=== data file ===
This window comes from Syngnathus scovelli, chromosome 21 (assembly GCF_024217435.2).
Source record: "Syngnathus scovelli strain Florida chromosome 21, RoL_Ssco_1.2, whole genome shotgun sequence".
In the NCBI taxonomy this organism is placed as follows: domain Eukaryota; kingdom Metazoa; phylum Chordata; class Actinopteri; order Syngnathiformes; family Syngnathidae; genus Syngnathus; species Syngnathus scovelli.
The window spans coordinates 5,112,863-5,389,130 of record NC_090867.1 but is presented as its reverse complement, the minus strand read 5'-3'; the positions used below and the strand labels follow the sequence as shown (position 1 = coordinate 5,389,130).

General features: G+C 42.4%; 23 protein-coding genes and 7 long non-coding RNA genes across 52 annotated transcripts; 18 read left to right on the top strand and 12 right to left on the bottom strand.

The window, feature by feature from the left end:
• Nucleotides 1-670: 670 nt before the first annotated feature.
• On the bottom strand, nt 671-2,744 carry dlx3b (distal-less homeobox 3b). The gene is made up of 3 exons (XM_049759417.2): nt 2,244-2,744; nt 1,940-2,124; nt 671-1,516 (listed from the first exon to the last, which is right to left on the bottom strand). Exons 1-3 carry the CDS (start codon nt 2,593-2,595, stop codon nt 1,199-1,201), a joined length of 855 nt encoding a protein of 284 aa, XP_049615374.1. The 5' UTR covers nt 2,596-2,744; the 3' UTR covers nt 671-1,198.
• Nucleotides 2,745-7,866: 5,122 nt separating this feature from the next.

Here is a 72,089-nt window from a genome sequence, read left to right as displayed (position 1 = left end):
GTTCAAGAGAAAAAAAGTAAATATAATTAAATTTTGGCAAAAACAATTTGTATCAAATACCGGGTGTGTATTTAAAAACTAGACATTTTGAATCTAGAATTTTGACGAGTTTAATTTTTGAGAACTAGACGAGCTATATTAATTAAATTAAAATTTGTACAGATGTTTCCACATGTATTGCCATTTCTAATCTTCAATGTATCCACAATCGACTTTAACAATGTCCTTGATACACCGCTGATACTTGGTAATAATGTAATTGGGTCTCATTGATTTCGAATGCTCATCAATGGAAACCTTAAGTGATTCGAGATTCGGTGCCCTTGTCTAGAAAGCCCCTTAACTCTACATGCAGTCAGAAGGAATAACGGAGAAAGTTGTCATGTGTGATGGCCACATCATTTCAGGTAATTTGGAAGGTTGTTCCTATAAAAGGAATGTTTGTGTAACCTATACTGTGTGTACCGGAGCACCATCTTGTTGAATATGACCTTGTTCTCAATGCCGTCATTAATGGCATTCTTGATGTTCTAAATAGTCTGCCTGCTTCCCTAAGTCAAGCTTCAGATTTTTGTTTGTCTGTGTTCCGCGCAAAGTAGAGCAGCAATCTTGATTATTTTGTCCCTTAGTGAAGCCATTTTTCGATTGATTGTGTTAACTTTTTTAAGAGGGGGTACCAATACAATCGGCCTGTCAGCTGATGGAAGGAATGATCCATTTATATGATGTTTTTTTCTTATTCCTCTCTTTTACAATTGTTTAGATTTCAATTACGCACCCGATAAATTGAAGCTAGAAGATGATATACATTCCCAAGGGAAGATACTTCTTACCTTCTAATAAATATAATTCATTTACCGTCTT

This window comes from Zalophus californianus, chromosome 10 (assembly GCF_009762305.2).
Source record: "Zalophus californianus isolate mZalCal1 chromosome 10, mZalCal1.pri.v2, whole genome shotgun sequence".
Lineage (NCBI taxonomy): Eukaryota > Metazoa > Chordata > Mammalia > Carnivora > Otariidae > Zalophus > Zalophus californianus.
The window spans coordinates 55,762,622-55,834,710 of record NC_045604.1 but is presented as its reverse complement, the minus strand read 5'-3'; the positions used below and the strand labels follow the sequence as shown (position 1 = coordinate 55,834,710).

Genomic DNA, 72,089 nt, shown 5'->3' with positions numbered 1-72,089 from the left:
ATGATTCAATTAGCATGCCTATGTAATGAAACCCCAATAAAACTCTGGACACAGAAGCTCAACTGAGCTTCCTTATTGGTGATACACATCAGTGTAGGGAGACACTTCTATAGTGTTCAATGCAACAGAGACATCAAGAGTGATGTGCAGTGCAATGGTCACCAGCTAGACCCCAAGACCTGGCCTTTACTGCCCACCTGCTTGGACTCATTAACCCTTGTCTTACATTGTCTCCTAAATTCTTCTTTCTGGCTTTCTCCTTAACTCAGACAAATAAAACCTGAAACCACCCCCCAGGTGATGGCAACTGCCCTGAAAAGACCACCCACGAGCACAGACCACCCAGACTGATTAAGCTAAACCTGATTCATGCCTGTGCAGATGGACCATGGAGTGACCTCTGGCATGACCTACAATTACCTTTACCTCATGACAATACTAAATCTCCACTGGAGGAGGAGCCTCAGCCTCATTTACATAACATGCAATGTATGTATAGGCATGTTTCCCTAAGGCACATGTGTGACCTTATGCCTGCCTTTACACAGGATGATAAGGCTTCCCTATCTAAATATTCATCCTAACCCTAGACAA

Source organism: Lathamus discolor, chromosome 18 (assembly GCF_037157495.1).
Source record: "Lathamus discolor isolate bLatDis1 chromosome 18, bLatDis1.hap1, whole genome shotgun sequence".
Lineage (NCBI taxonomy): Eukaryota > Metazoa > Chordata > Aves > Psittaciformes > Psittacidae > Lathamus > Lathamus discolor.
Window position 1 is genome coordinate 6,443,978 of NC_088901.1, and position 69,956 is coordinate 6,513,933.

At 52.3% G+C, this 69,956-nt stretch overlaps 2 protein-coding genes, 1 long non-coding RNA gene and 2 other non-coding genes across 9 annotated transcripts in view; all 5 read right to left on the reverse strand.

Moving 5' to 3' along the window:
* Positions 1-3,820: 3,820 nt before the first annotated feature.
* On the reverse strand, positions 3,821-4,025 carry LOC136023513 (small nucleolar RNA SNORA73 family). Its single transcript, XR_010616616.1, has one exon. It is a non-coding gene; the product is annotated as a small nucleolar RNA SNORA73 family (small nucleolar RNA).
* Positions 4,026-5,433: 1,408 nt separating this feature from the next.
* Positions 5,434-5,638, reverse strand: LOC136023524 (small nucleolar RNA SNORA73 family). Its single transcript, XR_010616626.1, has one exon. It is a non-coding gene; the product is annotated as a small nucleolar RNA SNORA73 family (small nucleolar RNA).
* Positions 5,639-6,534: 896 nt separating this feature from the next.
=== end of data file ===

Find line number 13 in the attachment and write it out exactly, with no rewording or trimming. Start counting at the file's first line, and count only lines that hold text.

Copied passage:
Source record: "Zalophus californianus isolate mZalCal1 chromosome 10, mZalCal1.pri.v2, whole genome shotgun sequence".